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4/23- Noah the Technologist

Noah was a good enough engineer, whether he got the plans from God or dreamed them up himself under the inspiration of God, to correctly execute these very ambitious plans. The plans are spelled out in detail. The ark is to have three levels. It is to be caulked both inside and outside. It is to be three hundred cubits long, fifty cubits wide and thirty cubits high. The dimensions of the ark are given so distinctly that they serve the literary purpose, of course, of concretizing the description and so make it as if it happened. But this is an interesting set of descriptors. “Genesis” could have said large or very large or as tall as a cedar of Lebanon or some other metaphor for size. “Genesis” does tend to exaggerate when it gives particular numbers, as when it gives the ages of the generations between Adam and Noah. That makes the story legendary: an exaggeration of what might have happened in the past rather than treating the past as having a very different set of processes than does the present, which is what happens when a mythology is created. There seems to be a different reason for concretizing here in the Noah story.

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Democracy and Genre Painting

Genre painting is the name given to a genre of painting that flourished, among other places and other times, in Mid-Nineteenth Century America. Genre painting in America portrayed the informal social life of a supposedly still unsophisticated  and largely rural America, this movement ending entirely with Winslow Homer’s “Snapping the Whip” (1872), that painting of boys at school recess that is perhaps better known today for its 3D effect of having its participants look as if they are on the verge of breaking out of the frame. These American genre paintings portray people grooming and selling horses, dancing, white people mixing with African Americans, and much else that could be considered informative about what life was like back then if one could trust inferences that are made from an art form, whether that is literature or painting, about what is really going on in the social life of the times. The art historian Elizabeth Johns makes such an attempt with regard to American genre painting and concludes that the paintings present a number of types so as to take a condescending and humorous view of their subject matter and are therefore not to be trusted as a serious set of pictures about the way things were because the pictures are designed to please the city swells who commissioned them. I disagree. I think it is possible, if one is careful, to draw inferences about reality from what might indeed have been painted as fanciful or stylized presentations of the life of the times. More particularly, the pictures, or at least some of them, tell the story of the emergence of democracy in the United States, a subject that historians of the time find crucial but where there is not enough of a documentary trail to explain how that remarkable event took place, something that did not arrive in Great Britain until the Reform Bill of 1886, some fifty year later.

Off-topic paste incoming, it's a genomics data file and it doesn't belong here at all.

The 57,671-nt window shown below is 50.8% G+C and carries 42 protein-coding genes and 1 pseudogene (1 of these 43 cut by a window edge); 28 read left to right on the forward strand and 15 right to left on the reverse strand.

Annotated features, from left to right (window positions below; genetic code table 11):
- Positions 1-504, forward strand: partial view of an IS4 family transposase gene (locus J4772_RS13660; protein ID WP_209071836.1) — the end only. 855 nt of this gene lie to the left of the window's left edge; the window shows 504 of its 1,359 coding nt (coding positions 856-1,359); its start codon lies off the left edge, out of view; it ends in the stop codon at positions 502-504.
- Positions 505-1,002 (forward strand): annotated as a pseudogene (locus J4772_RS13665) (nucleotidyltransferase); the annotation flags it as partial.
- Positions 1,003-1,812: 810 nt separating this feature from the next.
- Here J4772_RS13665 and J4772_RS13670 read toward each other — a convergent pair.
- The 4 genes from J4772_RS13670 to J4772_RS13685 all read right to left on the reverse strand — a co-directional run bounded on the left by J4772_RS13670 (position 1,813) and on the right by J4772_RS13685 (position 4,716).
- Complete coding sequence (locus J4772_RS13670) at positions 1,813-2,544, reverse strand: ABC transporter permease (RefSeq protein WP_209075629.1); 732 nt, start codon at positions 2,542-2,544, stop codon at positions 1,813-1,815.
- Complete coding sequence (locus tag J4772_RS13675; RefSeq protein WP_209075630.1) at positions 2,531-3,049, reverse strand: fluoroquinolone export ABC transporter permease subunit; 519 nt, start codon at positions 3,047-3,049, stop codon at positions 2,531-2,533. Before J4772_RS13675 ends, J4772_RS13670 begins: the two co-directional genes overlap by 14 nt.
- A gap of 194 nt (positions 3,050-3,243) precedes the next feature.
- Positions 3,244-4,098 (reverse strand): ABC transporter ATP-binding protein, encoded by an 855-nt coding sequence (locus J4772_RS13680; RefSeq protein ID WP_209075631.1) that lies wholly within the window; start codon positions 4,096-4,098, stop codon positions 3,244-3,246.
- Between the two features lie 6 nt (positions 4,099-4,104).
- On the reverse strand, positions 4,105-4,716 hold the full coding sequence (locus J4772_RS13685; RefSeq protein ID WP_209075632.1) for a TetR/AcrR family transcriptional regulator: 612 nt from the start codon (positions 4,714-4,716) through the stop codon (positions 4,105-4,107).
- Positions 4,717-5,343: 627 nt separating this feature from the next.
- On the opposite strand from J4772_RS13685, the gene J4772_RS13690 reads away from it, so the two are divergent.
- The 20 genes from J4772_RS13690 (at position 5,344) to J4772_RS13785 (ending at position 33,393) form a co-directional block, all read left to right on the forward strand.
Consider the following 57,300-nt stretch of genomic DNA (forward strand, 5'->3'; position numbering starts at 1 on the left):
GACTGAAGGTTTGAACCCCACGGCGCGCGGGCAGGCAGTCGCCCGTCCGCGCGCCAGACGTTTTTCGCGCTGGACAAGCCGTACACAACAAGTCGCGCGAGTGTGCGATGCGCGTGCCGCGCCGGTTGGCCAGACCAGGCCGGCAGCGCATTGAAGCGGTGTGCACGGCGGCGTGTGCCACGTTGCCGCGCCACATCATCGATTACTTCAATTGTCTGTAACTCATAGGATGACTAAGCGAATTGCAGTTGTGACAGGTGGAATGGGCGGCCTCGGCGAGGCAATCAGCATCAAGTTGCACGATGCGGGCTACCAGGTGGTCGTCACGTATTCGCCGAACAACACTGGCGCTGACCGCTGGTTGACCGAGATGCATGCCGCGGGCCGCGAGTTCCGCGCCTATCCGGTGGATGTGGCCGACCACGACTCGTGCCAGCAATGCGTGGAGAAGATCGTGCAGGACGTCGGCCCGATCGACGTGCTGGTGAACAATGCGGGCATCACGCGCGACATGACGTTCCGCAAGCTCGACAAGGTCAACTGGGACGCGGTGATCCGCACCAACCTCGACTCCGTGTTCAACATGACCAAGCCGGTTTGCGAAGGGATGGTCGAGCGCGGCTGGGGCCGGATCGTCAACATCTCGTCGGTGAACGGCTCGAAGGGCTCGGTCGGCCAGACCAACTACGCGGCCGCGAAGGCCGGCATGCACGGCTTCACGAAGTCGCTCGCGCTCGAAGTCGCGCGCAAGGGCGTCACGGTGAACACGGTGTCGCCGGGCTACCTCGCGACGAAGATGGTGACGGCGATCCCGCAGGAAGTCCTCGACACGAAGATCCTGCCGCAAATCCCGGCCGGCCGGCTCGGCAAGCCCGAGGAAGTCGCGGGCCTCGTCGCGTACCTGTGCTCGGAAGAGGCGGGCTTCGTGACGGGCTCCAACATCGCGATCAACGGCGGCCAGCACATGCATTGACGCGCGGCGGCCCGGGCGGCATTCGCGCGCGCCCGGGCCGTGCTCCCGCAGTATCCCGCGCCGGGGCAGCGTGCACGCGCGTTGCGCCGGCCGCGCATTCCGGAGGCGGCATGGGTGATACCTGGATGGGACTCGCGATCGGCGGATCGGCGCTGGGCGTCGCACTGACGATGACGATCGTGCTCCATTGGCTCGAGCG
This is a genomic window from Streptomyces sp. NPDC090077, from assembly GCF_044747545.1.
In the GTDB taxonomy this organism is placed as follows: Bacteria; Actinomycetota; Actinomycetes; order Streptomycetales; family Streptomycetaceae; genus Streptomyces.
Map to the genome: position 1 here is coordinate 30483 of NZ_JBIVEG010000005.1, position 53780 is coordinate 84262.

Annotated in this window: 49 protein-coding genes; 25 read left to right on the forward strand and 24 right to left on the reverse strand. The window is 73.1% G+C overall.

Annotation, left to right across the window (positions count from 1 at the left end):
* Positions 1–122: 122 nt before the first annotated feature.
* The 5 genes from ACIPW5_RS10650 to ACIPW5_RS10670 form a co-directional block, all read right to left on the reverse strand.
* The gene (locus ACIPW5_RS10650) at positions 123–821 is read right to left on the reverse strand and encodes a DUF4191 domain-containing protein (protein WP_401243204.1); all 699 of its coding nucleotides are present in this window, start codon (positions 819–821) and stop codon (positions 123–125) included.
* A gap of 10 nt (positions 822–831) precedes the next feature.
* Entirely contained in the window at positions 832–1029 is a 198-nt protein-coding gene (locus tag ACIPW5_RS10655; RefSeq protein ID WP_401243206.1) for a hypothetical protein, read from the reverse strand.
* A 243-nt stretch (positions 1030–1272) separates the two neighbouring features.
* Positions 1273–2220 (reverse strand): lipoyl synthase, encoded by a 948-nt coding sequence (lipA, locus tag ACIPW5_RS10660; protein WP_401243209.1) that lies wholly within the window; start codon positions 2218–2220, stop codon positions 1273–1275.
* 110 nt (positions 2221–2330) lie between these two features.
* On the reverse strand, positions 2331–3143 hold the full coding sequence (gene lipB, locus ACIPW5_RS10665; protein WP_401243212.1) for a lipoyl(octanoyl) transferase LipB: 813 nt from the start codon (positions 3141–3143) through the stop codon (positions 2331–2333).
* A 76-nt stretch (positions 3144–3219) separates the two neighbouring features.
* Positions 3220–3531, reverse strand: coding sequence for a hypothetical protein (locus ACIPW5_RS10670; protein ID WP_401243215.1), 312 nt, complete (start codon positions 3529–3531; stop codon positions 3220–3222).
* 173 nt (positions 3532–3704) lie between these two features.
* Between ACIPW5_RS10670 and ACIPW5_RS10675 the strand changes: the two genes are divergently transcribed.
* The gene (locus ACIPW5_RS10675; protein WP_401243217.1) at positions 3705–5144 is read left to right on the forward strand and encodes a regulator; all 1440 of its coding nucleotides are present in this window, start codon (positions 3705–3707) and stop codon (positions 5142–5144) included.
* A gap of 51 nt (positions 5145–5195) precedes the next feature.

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Cultural Mutation